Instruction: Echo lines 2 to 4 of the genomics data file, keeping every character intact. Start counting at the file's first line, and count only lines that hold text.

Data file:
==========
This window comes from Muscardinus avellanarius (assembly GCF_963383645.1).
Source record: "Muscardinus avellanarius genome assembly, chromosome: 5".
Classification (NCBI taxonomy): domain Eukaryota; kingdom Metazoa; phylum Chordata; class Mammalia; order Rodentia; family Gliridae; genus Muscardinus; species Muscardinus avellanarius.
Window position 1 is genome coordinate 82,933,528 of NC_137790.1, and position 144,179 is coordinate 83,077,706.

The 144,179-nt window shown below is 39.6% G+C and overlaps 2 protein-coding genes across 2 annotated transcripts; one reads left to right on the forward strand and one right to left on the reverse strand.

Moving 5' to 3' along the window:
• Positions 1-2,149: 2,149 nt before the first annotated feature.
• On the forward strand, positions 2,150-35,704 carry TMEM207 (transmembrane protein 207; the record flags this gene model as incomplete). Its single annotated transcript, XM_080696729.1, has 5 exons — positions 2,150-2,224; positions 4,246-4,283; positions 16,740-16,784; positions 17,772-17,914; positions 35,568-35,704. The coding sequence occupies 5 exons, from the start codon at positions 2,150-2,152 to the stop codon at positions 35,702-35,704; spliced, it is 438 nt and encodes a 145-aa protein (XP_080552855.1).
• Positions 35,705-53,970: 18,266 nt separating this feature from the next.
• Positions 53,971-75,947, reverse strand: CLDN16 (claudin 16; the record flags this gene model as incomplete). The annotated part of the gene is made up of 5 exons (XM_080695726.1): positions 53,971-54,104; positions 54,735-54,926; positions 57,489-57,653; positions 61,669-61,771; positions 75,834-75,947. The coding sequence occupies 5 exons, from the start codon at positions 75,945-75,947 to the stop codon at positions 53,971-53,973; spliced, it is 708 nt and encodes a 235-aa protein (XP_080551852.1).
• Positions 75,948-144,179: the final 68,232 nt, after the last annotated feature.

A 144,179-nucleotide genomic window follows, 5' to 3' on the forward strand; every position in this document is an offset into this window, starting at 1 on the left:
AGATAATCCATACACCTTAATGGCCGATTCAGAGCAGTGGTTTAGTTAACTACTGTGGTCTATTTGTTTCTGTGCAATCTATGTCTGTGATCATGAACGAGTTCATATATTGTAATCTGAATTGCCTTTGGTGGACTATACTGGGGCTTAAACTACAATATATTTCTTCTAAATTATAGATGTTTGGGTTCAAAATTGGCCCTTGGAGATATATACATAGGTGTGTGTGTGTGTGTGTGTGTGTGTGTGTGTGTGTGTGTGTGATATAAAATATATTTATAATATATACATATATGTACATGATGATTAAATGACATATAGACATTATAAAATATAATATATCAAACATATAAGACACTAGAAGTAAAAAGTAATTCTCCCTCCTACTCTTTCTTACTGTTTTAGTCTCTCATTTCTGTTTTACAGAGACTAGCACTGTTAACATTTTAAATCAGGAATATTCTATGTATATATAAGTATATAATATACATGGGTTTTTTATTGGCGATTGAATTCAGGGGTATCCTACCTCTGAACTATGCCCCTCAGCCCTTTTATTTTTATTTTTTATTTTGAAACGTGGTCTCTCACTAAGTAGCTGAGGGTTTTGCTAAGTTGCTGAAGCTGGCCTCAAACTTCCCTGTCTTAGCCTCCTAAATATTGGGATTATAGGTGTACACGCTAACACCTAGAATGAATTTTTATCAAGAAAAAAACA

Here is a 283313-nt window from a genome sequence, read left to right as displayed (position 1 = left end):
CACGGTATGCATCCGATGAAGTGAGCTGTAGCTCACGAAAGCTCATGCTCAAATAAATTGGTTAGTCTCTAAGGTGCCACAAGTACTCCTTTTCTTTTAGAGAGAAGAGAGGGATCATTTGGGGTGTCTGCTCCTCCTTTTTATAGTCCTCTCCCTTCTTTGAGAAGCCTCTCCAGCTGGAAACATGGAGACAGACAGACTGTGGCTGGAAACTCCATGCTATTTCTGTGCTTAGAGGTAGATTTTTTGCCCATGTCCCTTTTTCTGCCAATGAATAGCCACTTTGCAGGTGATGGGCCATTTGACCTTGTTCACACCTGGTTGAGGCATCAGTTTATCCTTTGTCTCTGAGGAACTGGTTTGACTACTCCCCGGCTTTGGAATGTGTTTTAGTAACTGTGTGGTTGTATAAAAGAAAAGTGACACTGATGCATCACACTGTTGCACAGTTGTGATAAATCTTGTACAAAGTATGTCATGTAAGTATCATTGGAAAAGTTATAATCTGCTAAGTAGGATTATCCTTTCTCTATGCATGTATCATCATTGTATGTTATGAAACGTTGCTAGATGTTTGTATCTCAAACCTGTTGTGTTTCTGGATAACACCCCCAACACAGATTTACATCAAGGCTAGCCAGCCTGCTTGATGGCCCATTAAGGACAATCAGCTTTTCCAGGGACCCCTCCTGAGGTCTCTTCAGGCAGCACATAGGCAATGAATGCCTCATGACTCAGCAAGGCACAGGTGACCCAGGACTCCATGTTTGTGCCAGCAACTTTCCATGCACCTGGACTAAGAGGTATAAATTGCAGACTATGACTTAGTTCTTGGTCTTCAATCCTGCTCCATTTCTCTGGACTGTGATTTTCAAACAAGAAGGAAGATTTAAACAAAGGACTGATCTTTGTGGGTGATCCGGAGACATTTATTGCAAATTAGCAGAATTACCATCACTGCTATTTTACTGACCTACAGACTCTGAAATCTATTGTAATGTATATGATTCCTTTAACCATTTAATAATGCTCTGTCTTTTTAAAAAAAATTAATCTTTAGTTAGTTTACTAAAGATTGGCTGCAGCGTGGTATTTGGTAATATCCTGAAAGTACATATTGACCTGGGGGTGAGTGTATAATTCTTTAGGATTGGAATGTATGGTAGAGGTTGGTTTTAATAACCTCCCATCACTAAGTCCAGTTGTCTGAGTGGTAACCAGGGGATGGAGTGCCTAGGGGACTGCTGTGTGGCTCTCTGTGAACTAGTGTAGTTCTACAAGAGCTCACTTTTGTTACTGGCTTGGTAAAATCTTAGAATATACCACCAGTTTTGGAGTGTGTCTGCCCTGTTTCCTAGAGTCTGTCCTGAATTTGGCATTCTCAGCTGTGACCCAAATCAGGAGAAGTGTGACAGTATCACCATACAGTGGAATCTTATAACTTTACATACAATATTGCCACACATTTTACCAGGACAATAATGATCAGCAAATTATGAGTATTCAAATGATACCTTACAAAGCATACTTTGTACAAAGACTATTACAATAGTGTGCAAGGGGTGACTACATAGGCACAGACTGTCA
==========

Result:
Source record: "Muscardinus avellanarius genome assembly, chromosome: 5".
Classification (NCBI taxonomy): domain Eukaryota; kingdom Metazoa; phylum Chordata; class Mammalia; order Rodentia; family Gliridae; genus Muscardinus; species Muscardinus avellanarius.
Window position 1 is genome coordinate 82,933,528 of NC_137790.1, and position 144,179 is coordinate 83,077,706.